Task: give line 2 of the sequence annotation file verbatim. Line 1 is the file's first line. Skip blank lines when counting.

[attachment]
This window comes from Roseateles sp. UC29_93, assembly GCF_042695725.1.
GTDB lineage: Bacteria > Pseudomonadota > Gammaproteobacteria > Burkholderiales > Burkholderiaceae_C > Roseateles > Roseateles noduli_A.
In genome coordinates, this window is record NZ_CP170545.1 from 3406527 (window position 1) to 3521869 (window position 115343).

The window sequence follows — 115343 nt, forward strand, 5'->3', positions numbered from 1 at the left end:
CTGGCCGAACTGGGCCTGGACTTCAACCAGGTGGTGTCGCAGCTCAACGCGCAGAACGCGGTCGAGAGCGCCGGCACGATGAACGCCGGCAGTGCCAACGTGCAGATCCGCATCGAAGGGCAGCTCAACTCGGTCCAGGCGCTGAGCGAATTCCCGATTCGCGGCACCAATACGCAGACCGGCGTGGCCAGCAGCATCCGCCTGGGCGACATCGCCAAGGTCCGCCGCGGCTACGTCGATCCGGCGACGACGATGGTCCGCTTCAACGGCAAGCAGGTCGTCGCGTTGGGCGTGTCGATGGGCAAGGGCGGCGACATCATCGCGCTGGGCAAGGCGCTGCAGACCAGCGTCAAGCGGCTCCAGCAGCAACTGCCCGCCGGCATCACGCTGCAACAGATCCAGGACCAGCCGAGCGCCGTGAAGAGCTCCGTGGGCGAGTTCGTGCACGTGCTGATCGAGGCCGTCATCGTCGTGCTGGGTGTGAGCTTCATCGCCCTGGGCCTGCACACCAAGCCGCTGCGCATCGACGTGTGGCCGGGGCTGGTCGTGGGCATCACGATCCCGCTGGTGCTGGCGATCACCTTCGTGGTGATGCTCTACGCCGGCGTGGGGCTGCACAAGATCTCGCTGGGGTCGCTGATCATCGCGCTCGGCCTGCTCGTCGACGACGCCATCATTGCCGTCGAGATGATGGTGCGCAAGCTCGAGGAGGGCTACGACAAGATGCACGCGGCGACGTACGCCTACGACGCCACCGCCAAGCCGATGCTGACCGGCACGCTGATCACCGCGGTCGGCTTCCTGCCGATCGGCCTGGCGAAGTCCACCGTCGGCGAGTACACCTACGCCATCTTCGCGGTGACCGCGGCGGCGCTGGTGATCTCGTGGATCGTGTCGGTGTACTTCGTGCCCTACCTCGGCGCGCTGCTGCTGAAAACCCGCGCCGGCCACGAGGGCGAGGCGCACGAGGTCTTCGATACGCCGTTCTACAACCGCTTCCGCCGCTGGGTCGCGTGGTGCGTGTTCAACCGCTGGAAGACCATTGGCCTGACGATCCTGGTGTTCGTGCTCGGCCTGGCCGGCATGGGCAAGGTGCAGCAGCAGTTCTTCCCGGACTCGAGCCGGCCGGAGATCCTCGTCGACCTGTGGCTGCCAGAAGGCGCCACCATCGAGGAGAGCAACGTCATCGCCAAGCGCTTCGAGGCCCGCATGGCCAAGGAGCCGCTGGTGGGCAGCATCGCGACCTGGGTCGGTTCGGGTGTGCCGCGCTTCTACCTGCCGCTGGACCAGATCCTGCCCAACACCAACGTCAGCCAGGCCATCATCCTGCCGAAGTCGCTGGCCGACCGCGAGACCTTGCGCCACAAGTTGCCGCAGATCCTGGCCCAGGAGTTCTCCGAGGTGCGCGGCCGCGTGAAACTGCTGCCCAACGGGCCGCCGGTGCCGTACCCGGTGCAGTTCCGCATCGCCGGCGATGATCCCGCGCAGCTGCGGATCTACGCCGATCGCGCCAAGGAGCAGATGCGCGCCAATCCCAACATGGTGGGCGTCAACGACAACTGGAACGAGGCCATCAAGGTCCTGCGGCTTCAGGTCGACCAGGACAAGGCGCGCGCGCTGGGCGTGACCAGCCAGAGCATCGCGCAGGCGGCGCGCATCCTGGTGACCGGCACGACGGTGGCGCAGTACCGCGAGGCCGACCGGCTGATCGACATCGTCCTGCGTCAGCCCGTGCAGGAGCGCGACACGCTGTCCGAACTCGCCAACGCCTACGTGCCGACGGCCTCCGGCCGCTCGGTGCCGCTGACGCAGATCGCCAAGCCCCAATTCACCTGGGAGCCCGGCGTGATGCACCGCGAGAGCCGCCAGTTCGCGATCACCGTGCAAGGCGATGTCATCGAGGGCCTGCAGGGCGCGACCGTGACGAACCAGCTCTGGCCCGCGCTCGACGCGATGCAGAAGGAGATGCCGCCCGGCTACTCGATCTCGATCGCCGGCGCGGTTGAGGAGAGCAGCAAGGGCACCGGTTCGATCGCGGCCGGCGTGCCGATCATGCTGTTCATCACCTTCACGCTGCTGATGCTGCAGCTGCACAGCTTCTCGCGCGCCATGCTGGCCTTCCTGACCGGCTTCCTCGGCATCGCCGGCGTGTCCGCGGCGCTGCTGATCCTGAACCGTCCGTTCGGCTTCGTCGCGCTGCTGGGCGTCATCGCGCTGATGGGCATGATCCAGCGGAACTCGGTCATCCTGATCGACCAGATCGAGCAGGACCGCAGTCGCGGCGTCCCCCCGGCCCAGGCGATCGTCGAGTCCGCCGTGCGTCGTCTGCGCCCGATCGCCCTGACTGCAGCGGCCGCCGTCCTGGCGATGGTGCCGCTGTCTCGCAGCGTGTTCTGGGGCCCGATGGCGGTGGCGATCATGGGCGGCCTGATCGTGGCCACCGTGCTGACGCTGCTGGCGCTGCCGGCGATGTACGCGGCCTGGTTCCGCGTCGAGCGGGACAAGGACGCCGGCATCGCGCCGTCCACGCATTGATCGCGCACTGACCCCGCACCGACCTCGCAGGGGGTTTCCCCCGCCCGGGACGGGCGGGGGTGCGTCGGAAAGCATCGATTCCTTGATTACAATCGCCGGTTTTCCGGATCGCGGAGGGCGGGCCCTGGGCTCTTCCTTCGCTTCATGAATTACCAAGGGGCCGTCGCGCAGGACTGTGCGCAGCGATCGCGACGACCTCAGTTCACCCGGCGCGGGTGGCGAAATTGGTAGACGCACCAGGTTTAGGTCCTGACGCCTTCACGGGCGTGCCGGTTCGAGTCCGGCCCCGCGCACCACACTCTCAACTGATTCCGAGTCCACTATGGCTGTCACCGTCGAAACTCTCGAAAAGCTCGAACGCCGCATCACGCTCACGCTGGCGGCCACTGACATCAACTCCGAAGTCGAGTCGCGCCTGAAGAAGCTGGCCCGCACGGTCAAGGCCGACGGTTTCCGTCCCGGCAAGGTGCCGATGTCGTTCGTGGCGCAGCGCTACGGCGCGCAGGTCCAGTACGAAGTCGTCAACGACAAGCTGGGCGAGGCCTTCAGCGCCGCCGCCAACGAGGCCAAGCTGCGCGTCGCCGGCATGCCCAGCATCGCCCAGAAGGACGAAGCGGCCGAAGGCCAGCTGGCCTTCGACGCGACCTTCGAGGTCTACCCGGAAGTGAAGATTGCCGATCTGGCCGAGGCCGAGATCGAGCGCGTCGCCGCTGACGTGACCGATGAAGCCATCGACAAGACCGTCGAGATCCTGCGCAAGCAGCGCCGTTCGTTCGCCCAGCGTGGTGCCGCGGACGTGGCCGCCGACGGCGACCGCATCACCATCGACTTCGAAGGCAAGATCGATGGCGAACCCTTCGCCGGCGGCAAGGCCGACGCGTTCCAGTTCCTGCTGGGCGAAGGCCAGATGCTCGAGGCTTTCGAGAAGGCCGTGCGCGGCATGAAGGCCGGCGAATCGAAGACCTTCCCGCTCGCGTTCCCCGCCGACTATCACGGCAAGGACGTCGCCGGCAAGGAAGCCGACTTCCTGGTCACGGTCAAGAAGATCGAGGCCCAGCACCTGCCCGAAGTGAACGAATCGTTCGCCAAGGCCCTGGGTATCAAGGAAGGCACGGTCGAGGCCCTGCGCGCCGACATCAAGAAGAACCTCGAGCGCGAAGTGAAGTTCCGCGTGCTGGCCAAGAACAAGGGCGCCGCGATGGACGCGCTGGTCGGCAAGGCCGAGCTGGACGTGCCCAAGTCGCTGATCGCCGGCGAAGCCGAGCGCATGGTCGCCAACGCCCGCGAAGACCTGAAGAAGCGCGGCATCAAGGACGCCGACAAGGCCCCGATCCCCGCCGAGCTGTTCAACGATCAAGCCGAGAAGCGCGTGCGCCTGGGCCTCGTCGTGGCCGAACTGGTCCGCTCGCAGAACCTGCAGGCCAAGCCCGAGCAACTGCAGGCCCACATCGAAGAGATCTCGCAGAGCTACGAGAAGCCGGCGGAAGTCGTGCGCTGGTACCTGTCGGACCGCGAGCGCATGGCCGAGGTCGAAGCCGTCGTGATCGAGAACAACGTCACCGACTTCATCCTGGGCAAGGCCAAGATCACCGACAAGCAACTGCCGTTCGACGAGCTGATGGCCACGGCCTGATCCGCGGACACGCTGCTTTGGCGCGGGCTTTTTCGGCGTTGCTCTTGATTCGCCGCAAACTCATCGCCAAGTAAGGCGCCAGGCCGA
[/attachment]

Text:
GTDB lineage: Bacteria > Pseudomonadota > Gammaproteobacteria > Burkholderiales > Burkholderiaceae_C > Roseateles > Roseateles noduli_A.